Sister Peggy Fannon knew at four years old that she wanted to be a nurse. And for 46 years, she has been a nurse, many would say even a great one. In fact, Fannon has been named a G.R.E.A.T. Ambassador by the Georgia Hospital Association, which honors hospital employees for their caring and commitment to patients. (Great stands for Giving Recognition for Excellence, Advocacy, and Teamwork.) While Fannon has spent almost her entire nursing career at Emory Saint Joseph’s Hospital, Atlanta’s oldest hospital founded by the Sisters of Mercy, she has taken care of all kinds of patients, from children with burns to grownups with cancer. For the past 14 years, Fannon has worked as a patient educator, being a cheerleader for patients as well as teaching them how to take care of themselves. “Early on, I felt I was doing more of a ministry than an actual job,” Fannon said. “Those children and adults also have touched my life,”
Q: Did you really know at four that you wanted to be a nurse?
A: I did. When I was a young child, I had middle ear infections a lot and was in the hospital two different times. My mother said I talked about being a nurse after that.
Q: How has the profession changed since you first became a nurse?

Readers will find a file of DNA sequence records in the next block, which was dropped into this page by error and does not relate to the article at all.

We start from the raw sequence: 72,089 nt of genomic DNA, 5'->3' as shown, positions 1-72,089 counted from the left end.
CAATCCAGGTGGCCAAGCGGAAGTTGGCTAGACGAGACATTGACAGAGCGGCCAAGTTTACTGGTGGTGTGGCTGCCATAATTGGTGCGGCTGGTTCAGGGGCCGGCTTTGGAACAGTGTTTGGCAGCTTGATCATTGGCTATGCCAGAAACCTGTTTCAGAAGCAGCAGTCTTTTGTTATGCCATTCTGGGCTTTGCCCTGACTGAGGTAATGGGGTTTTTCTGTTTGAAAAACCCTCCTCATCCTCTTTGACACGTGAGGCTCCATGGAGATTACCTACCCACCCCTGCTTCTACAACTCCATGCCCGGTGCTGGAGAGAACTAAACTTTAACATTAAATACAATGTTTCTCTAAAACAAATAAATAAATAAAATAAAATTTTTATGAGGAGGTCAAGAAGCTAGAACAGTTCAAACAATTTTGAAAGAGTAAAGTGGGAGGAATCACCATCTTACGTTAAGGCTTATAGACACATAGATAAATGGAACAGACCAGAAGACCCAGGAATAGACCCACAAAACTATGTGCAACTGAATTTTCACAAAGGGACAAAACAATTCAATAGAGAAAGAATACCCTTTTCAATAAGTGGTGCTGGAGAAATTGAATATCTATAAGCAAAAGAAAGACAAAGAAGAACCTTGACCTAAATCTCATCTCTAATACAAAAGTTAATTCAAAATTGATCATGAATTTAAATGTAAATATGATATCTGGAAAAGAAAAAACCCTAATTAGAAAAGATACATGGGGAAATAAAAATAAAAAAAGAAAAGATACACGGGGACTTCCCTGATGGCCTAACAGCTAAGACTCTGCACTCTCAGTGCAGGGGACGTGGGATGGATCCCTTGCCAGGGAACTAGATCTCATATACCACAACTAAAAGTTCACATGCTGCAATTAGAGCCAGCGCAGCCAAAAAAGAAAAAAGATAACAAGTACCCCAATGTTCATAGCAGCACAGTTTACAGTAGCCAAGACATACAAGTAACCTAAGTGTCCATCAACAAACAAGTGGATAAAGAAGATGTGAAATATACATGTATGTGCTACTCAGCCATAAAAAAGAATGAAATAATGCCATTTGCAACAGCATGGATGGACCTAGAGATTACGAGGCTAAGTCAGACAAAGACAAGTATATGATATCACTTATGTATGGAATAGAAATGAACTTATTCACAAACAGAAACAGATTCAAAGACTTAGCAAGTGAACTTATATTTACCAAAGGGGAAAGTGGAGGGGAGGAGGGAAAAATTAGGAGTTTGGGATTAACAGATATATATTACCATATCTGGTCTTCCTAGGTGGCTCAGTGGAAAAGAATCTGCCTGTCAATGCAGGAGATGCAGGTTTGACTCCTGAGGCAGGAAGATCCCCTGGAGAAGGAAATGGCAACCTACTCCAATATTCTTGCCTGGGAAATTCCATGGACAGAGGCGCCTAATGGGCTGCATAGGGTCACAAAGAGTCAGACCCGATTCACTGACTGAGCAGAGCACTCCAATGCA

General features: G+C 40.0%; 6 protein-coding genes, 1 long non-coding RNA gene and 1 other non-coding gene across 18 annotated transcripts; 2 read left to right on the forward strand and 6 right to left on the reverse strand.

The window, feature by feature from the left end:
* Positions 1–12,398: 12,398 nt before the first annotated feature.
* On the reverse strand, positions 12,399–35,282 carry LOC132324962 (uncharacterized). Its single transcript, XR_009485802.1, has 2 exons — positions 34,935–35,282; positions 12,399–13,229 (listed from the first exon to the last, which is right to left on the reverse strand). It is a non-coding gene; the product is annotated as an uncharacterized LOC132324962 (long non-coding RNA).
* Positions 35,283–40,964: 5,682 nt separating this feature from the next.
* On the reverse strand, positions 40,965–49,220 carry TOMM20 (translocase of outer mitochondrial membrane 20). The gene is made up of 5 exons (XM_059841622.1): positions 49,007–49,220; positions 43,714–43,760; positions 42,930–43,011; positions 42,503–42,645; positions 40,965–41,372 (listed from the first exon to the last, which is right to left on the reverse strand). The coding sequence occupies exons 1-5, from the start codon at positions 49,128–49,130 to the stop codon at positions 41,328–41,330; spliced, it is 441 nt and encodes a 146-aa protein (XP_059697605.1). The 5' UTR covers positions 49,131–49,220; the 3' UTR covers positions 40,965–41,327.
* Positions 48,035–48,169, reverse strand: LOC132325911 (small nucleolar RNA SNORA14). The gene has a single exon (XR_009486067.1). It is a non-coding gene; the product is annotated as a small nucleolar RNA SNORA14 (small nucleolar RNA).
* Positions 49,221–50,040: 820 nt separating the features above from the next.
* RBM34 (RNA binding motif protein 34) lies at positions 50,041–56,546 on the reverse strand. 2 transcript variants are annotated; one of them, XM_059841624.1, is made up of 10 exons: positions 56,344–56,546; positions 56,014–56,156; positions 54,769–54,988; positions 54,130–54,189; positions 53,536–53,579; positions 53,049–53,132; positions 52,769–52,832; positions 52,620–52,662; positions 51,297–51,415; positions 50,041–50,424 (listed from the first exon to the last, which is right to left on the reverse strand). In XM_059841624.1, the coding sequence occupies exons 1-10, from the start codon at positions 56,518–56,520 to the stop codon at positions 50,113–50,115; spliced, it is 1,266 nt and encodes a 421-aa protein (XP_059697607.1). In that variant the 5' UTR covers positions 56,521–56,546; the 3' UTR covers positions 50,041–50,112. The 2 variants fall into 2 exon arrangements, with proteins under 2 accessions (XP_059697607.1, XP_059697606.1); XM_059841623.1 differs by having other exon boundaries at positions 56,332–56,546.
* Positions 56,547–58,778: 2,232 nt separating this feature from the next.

A: It has changed tremendously. The patients back then were not as sick as they are today. We had very little technology.
Q: What do you do today?
A: I am assigned to the vascular stroke unit and the medical surgical unit. I am also a certified diabetes educator. I talk to patients primarily about their illnesses, the risk factors that set them up for these problems and ways to manage them.
Q: Are the risk factors genetic or caused by patient behavior?
A: Actually both. Many patients do have a family history, which is one risk factor they cannot change. There are other risk factors they can change. If a patient has diabetes, we talk to them about checking their sugar and keeping it in control so they are not at risk for stroke.
Q: Do you ever get frustrated when patients don’t follow your advice?
A: I have to say I occasionally do, particularly those who say right from the get go that they are not going to quit smoking. Smoking puts them at a higher risk for stroke and vascular disease. Sometimes, it is important to say to patients, “What would make you change a behavior so you can live a longer and healthier life?” Some will they say they want to see their grandkids grow up. If you can get to the point where they have a goal, you can motivate them to make a change.
Q: Do you ever miss being a bedside nurse?
A: I don’t because I feel like I am still there, just in a different capacity. I am still working and talking with patients. Now I serve as a resource for the nurses who work with those patients, too.
Q: You are one of only three Sisters of Mercy still at Saint Joseph’s Hospital. How does that make you feel?
A: It is sad that we don’t have more sisters. When I was in nursing school, we had a sister nurse on every floor. But patients say that this hospital still feels different from others. Saint Joseph’s was founded in 1880 when Atlanta did not have a hospital by four Sisters of Mercy who traveled from Savannah. It was started to care for the sick with dignity, respect and compassion. That “spirit” of compassion and mercy is alive today.